Moreover, Smith has not shown that he meets any of the requirements set forth in Rule 45(c)(3)(A) or (B). Although Smith argues that the Bank of America subpoena seeks information that is duplicative of the information EMI has requested from Smith in anticipation of the judgment debtor examination, he has not shown that the Bank of America subjects him to "undue burden." See Fed. R. Civ. P. 45(c)(3)(A)(iv). Nor has he shown that the Bank of America subpoena, which seeks documents related to Smith's bank account, requires the disclosure of "a trade secret or other confidential research, development, or commercial information." Fed. R. Civ. P. 45(c)(3)(B)(i). Finally, Smith has not shown that a protective order is warranted under Rule 26(b)(2)(C) since he has not demonstrated that "the discovery sought is unreasonably cumulative or duplicative, or can be obtained from some other source that is more convenient, less burdensome, or less expensive"; that EMI "has had ample opportunity to obtain the information by discovery in the action"; or that "the burden or expense of the proposed discovery outweighs its likely benefit." To the contrary, the documents EMI seeks are relevant to these judgment enforcement proceedings and are likely to provide assistance to EMI at the October 17 judgment debtor examination. Therefore, Smith's motion to quash the subpoena that EMI issued to Bank of America and/or Smith's motion for a protective order, Dckt. No. 65, is denied.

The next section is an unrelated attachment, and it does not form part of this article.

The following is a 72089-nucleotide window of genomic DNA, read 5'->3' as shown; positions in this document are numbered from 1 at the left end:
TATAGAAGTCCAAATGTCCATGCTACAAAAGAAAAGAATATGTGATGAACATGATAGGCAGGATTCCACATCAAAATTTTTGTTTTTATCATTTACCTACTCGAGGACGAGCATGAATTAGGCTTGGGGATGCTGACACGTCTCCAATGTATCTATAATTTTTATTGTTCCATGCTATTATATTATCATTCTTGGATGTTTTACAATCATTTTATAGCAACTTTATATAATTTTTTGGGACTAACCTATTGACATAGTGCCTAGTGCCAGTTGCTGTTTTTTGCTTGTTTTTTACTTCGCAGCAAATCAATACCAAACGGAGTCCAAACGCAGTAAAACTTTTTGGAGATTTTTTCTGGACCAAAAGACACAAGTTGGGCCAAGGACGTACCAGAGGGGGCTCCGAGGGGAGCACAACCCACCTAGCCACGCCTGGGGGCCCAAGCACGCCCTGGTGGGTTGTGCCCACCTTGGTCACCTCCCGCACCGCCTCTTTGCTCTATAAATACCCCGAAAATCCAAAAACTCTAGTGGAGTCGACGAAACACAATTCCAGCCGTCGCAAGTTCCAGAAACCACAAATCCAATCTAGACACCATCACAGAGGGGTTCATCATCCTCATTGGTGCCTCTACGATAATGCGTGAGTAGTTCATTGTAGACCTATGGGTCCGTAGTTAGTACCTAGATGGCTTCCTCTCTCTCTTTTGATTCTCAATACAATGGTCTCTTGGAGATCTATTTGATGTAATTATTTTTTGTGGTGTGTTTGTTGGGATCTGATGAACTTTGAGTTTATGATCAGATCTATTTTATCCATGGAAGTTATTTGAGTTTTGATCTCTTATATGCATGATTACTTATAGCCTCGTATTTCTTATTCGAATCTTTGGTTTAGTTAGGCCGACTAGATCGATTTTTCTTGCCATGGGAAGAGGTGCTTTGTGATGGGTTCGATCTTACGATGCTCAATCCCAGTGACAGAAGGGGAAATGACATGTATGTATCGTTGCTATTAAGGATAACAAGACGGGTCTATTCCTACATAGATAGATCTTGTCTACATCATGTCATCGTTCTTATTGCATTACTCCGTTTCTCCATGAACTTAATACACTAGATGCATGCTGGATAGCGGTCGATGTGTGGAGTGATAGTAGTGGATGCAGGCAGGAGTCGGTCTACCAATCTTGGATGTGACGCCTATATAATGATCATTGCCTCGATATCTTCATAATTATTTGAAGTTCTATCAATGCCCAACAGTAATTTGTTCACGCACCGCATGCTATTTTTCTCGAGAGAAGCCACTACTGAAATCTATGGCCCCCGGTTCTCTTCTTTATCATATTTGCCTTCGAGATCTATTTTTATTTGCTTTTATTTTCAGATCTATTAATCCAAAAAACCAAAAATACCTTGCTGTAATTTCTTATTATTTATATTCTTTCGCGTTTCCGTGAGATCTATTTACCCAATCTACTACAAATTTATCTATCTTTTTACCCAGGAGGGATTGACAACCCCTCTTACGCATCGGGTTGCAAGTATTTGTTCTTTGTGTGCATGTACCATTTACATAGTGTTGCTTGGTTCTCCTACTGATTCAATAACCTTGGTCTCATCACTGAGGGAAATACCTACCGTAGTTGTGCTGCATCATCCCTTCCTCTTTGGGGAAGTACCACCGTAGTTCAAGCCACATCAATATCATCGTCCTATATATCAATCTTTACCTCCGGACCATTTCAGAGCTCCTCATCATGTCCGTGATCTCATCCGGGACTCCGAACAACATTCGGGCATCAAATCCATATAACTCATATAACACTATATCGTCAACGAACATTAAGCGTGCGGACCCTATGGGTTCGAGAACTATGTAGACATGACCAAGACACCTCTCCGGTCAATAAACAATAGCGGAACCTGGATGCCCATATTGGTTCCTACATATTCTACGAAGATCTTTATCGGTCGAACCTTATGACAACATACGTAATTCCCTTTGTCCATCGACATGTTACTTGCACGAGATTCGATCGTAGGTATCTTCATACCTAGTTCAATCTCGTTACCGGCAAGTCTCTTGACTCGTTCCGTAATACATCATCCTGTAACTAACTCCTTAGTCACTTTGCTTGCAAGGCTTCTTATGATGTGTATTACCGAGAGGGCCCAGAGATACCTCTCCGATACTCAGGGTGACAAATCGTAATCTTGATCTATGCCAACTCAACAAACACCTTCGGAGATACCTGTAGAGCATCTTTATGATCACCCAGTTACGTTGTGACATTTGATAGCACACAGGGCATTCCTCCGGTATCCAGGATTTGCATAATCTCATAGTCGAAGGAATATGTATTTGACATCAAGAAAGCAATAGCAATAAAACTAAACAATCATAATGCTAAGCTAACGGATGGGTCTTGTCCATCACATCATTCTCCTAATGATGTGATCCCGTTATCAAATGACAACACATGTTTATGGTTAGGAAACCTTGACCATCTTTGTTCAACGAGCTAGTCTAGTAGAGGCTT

Both Smith and EMI seek sanctions related to Smith's motion. Specifically, Smith requests that the court sanction EMI "for continuing to issue third-party subpoenas" and also requests that the court hold EMI's former counsel Mark A. Serlin in contempt of court for deliberately violating the Court's directive to cease issuance of third-party subpoenas until after Smith's debtor's exam. Dckt. No. 65 at 2. However, because the court finds that the Bank of America subpoena was not improperly issued, Smith's requests are denied.
Additionally, EMI requests that the court impose non-monetary sanctions pursuant to Rules 30(d)(2) and 37(a)(5)(B), and pursuant to the inherent authority of the court, based on Smith's meritless motion. Dckt. No. 74 at 16-24. Specifically, EMI requests that the court issue an order compelling Smith to submit nearly all motions and oppositions to this court for approval before filing. Id. at 19. At this time, the court does not find that non-monetary sanctions are warranted by Smith's motion to quash, given Smith's apparent misunderstanding of the court's earlier rulings in this case. However, Smith's misunderstandings have now been corrected and he is admonished that any future filing of meritless or frivolous motions may result in the imposition of both monetary and non-monetary sanctions.
Accordingly, IT IS HEREBY ORDERED that:
1. Smith's motion to quash and request for sanctions, Dckt. No. 65, is denied; and
2. EMI's request for sanctions, Dckt. No. 74, is denied.*fn2